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Cyber-space: International Law

Volume 643: debated on Thursday 21 June 2018

5. What the Government’s policy is on the role of international law in relation to cyber-space. (905994)

Cyber-space is an integral part of the rules-based international order, and there must be boundaries of acceptable state behaviour in cyber-space, just as there are everywhere else. In my speech on this subject at Chatham House on 23 May, I underlined that hostile actors cannot take action by cyber means without consequence, both in peacetime and in times of conflict.

Nation states can mount cyber-attacks under the cover of non-state actors to escape censure. Will my right hon. and learned Friend confirm that, if that happens, they should still be censured and subject to international law?

I can confirm that, and my hon. Friend and the House will know that, where it is possible and appropriate to attribute these cyber-attacks to nation states, that is exactly what we do. He and others will recall the attack on, among others, a number of NHS institutions, which we were able to attribute to the North Koreans. We have done so again in relation to the Russians, and that is entirely right because nation states should be held to account for what they do.

The World Economic Forum has listed cyber-attacks as the third greatest threat to global stability. Given that there are no borders in cyber-space, does my right hon. and learned Friend agree that we need to work to build international consensus on how international law is applied to cyber-space?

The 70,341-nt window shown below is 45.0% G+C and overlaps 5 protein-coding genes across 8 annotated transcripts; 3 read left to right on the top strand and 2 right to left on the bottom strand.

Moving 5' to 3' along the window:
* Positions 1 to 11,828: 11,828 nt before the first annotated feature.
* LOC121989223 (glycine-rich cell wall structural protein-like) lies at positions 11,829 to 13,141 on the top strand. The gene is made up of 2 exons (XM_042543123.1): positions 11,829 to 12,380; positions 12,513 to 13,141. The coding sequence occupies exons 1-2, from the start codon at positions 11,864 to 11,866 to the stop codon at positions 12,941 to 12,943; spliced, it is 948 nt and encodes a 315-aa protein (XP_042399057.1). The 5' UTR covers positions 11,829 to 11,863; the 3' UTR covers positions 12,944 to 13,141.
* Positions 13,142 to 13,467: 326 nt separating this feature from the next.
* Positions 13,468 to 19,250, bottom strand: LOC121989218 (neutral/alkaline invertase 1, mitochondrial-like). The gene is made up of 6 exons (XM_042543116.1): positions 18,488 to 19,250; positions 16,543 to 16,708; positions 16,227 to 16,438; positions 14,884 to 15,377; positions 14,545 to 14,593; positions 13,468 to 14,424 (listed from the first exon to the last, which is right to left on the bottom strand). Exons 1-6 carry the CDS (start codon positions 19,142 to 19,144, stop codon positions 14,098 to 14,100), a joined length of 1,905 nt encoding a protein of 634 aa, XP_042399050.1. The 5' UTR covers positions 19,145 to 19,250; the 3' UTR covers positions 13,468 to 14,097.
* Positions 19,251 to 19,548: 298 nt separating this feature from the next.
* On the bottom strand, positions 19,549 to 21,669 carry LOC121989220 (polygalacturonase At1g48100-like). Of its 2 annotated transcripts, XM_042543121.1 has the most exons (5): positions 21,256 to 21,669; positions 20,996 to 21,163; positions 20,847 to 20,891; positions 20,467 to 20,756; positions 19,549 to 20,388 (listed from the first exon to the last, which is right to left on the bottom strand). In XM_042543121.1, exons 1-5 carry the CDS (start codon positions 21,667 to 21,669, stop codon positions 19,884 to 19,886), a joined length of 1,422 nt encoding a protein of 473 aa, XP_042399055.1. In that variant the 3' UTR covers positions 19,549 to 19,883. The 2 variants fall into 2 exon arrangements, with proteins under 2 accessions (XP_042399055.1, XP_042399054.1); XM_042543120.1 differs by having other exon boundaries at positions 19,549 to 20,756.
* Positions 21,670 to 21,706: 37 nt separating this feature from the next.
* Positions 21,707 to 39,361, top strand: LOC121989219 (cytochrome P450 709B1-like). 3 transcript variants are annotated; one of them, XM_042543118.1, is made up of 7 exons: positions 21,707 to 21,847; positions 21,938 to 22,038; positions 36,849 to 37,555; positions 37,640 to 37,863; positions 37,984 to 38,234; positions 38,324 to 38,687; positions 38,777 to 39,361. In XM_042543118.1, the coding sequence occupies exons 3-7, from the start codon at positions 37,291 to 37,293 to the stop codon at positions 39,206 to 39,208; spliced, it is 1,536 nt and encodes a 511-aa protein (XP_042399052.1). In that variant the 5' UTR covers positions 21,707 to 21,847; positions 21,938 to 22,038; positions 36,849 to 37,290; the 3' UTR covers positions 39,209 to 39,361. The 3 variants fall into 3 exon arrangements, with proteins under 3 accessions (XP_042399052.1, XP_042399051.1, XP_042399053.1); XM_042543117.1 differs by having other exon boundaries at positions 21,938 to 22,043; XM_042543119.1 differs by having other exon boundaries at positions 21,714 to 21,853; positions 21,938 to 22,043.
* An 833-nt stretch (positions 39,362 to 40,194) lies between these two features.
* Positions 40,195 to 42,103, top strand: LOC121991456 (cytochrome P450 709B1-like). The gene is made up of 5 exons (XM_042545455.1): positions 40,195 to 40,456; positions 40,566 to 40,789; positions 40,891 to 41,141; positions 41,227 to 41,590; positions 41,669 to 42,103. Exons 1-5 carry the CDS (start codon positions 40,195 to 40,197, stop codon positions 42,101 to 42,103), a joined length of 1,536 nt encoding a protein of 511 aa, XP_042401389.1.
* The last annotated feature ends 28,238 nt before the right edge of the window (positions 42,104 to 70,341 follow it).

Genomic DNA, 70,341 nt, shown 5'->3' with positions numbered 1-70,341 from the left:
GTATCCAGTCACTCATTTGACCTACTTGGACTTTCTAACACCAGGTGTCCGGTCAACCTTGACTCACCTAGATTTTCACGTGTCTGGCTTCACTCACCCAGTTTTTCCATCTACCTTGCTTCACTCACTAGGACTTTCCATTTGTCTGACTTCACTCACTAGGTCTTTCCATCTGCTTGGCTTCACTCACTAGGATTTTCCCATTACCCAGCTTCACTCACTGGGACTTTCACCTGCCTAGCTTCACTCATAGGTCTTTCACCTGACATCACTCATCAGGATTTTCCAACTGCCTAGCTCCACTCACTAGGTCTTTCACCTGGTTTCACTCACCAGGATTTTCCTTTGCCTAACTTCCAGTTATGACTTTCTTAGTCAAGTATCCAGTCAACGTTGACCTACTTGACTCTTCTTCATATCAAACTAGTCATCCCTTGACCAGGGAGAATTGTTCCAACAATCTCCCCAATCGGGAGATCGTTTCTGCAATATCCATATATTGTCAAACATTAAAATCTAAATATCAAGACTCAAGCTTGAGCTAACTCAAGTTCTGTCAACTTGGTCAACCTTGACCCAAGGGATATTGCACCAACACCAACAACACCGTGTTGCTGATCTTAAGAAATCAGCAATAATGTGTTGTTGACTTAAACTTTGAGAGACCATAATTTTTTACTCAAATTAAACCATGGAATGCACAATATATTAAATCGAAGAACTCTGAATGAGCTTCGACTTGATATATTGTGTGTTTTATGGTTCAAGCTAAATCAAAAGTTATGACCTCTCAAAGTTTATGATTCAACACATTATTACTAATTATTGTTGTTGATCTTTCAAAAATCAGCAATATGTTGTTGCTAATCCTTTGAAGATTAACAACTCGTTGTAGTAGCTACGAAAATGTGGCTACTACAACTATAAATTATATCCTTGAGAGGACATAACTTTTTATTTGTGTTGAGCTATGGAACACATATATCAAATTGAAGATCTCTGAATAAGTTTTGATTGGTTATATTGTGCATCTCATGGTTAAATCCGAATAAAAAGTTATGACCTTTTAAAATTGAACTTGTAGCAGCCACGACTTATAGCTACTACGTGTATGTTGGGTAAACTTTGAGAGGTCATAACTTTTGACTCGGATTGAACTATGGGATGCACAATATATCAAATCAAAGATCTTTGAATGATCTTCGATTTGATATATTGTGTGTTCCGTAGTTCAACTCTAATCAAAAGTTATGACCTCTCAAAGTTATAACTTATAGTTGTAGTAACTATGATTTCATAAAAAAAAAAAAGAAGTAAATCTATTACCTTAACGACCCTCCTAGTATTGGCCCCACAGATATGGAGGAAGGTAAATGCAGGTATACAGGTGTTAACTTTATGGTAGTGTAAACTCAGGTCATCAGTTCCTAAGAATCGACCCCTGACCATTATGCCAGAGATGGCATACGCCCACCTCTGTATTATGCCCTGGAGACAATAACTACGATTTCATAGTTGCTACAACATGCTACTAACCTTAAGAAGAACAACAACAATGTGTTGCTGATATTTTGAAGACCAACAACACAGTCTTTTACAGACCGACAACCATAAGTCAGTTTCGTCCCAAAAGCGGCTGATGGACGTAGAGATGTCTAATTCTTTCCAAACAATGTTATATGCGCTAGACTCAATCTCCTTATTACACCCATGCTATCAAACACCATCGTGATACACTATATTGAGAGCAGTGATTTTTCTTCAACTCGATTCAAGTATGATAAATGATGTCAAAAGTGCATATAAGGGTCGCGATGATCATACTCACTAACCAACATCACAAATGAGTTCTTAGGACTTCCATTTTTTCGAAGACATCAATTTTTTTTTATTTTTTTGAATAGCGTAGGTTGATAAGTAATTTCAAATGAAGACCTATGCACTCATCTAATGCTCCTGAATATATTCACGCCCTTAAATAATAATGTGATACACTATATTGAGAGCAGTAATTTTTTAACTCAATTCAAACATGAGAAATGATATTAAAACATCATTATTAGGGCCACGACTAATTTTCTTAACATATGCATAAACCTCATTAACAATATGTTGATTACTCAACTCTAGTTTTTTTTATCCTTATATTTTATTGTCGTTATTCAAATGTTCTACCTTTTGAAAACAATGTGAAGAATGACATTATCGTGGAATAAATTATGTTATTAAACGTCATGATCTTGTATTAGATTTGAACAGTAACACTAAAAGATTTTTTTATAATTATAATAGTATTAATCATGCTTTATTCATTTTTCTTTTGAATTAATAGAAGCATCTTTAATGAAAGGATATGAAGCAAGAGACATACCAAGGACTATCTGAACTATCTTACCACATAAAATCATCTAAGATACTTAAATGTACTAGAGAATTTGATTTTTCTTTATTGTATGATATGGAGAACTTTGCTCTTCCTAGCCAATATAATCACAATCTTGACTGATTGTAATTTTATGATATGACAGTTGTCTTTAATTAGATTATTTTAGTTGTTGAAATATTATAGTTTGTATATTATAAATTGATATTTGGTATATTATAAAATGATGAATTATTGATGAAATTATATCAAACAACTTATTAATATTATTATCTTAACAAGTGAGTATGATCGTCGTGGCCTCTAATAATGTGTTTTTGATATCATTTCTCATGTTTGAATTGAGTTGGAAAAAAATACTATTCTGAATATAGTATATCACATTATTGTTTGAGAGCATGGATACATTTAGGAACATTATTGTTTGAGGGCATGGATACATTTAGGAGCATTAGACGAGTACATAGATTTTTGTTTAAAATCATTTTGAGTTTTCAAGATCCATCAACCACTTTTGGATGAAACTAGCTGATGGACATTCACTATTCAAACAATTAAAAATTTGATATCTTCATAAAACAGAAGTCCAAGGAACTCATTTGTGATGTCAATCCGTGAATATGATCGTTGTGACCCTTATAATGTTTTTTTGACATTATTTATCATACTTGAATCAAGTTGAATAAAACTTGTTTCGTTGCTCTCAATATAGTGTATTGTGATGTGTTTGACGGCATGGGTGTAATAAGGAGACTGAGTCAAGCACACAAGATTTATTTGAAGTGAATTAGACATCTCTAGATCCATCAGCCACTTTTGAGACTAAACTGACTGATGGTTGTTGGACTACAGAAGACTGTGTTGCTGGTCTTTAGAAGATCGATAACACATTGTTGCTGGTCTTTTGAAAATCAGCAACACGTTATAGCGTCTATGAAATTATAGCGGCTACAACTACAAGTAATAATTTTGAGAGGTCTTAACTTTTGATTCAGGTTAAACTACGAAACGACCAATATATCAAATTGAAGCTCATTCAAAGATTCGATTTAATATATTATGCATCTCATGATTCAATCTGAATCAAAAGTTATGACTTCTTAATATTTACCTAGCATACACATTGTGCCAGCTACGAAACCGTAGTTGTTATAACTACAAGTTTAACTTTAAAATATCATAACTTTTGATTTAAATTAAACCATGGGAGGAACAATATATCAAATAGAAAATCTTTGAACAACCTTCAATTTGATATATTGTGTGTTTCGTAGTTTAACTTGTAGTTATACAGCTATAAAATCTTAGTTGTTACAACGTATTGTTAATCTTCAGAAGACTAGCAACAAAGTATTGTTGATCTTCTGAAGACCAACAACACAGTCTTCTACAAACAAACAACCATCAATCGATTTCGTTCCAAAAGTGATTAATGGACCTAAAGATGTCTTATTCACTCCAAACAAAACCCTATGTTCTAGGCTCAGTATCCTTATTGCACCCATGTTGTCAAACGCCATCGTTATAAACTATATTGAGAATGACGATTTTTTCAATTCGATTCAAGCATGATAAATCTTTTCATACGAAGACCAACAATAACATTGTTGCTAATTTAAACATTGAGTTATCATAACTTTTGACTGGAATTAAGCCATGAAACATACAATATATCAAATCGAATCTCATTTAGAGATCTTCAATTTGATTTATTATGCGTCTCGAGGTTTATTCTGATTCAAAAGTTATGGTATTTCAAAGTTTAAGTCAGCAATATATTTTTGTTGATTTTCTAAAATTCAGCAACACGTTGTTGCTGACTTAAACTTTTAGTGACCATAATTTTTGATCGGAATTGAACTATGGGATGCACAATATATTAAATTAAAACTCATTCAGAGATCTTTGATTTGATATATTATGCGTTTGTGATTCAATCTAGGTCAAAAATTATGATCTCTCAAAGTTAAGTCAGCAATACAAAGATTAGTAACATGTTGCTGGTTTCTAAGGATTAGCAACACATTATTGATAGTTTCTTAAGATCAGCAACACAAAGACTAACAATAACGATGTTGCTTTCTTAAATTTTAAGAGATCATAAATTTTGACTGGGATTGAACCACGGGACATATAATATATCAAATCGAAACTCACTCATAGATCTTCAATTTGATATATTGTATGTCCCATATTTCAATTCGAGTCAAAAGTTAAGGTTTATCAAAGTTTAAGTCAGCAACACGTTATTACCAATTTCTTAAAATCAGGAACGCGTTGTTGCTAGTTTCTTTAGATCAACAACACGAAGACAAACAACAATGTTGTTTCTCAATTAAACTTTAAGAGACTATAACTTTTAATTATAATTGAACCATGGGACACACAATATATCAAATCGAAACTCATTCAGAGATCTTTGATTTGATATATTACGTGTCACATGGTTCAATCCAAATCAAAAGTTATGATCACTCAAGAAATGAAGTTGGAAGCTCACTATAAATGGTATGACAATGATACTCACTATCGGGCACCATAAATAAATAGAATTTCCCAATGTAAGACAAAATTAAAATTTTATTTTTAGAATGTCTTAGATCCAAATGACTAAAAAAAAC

Yes, I do agree. We should recognise the progress that has been made, difficult though it is. In 2015, 20 nation states agreed that the provisions of the UN charter should apply in cyber-space. Included among those 20 nation states were Russia and China, so we have been able to make some progress. In the end, every nation state takes responsibility for its own actions, and it is right that the UK gives leadership where it can.

It has been accepted by the NATO Secretary-General that cyber-attacks can, of themselves, trigger the collective defence provisions within article 5. What is less clear is the nature and extent of such a cyber-attack that would cross that crucial threshold. Given the potential repercussions, do we not need clarity on this as a matter of urgency?

We do, and my speech was intended to deliver at least some of that clarity. My hon. Friend is entirely right, and I believe it has now been established that the provisions of the UN charter that mean states are entitled to defend themselves from armed attack also apply in cyber-space. If a cyber-attack is essentially equivalent to an armed attack in its effects, it seems to me appropriate that it should be treated as such. This country is entitled to respond by cyber means, or by other means that are necessary and proportionate.